Seven years ago, the world was set alight by one Mesut Özil, and his contributions for Germany during the 2010 World Cup proved invaluable.
Özil’s ability as a supporting attacker enabled the (now) four-time world champions to rack up famous wins over Argentina, England and Uruguay, en-route to a third-placed finish. A move to Real Madrid ensued, apparently paving the way to eternal glory.
Then he moved to Arsenal in 2013 and the trophies became depressingly sparse.
On the face of it, a return to his former club would seem unlikely: every position in the starting XI at Real Madrid is now spoken for, as ‘Los Galacticos’ chase another domestic and European sweep.
Whichever Mecca of football happens to be Özil’s next port of call, the choice must be a correct one this time. If the 28-year old should fail to make an impact at his next club, then his downturn in form could easily have an adverse impact on Germany’s World Cup defense in 2018.
Naturally, most experts of international football betting identify Germany as likely World Cup winners in 2018. At present, the reigning world champions are halfway through a series of ten qualifying matches, and unsurprisingly, boast a perfect record of fifteen points – leading second placed Northern Ireland by five.
However, the Germans cannot get complacent once they have completed the apparent formality of a qualifying campaign. Just eighteen months after a third-placed finish in the 2014 World Cup, neighboring Netherlands – a team, it could be argued, of almost equal stature – failed to qualify for Euro 2016 altogether.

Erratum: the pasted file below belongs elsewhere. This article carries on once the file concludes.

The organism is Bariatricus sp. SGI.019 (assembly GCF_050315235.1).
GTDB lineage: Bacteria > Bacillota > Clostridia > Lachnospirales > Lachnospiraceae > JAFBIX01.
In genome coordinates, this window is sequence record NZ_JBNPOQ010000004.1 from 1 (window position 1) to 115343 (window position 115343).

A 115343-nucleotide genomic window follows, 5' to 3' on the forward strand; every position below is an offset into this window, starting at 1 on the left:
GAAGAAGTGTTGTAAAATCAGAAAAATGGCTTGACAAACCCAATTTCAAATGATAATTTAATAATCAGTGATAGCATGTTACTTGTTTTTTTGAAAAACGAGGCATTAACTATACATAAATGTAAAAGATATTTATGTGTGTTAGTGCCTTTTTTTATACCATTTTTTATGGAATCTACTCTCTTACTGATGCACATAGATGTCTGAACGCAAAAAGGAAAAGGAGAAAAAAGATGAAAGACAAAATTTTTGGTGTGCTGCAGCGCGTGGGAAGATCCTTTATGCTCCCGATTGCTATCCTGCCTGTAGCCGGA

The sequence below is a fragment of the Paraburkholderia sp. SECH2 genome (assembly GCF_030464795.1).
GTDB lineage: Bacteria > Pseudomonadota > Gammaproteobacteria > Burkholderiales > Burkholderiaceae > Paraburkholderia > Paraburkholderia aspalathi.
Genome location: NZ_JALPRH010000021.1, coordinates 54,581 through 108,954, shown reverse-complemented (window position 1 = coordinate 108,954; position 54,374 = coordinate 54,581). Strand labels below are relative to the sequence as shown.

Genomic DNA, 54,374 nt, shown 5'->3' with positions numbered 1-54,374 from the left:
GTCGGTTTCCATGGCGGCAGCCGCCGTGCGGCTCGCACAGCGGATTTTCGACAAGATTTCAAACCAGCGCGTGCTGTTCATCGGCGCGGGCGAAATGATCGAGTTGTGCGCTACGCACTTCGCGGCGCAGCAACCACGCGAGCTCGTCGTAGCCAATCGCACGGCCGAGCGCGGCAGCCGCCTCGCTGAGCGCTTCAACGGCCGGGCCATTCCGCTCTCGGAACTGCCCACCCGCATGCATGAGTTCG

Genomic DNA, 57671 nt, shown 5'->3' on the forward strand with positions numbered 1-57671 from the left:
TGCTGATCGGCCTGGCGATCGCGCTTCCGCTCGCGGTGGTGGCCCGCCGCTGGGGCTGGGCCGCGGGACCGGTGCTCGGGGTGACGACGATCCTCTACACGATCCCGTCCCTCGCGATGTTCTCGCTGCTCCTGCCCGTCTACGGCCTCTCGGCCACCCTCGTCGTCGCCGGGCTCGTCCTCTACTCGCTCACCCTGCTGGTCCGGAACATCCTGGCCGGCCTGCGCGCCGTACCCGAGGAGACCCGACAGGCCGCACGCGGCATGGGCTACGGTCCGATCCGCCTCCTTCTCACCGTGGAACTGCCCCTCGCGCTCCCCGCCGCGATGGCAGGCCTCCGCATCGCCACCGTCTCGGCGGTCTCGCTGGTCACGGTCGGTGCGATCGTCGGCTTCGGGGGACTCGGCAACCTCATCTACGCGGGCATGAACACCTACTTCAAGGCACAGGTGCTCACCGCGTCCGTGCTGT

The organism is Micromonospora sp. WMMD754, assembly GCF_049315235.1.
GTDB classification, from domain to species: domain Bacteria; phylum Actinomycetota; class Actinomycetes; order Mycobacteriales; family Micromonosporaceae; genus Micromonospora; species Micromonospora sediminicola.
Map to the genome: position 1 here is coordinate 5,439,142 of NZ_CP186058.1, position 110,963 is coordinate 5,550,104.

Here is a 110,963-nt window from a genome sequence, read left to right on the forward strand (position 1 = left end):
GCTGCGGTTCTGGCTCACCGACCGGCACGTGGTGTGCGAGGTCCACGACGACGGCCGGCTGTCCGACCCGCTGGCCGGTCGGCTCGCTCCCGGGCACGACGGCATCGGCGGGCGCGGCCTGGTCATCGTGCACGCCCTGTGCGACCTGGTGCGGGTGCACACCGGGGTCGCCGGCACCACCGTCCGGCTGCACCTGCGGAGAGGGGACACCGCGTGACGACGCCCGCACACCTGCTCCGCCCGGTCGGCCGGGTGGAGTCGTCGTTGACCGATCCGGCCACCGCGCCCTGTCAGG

Over in South America, even 2014 runners up Argentina may be just an away defeat to Ecuador from failure to qualify for next year’s tournament.
Having spearheaded German football’s latest international revolution since 2010, Mesut Özil carries much responsibility for the continued success of his national team. For that reason, a domestic reunion with fellow world champion Thomas Müller at Bayern Munich would be one step in the right direction.
Both have already combined to great effect with Germany, but when faced with less than ruthless opposition during a qualifying campaign, there is the opportunity for unwanted complacency to be bred. If Özil were to be playing alongside Müller at club level every week without fail at Bayern, the strong chemistry between the duo could be maintained and translated to the world stage when it really matters, in June 2018.
While their success as a midfield pairing is already self evident, the acquisition of consecutive World Cups would make a real statement. Not only would it confirm them as true gods of the game – revered for years to come by future generations of Germans – but also draw Germany level with Brazil, on five World Cup victories.
As for his Bayern credentials: in some respects, Özil also compares favorably even to the great Arjen Robben. It is with the highly experienced Dutchman that Özil would likely contest the L/AM or R/AM starting XI position.
Despite being five years Robben’s junior, Özil also creates almost twice as many key goalscoring chances by comparison. This can only add further fuel to the argument in favor of a homeward bound journey for Özil.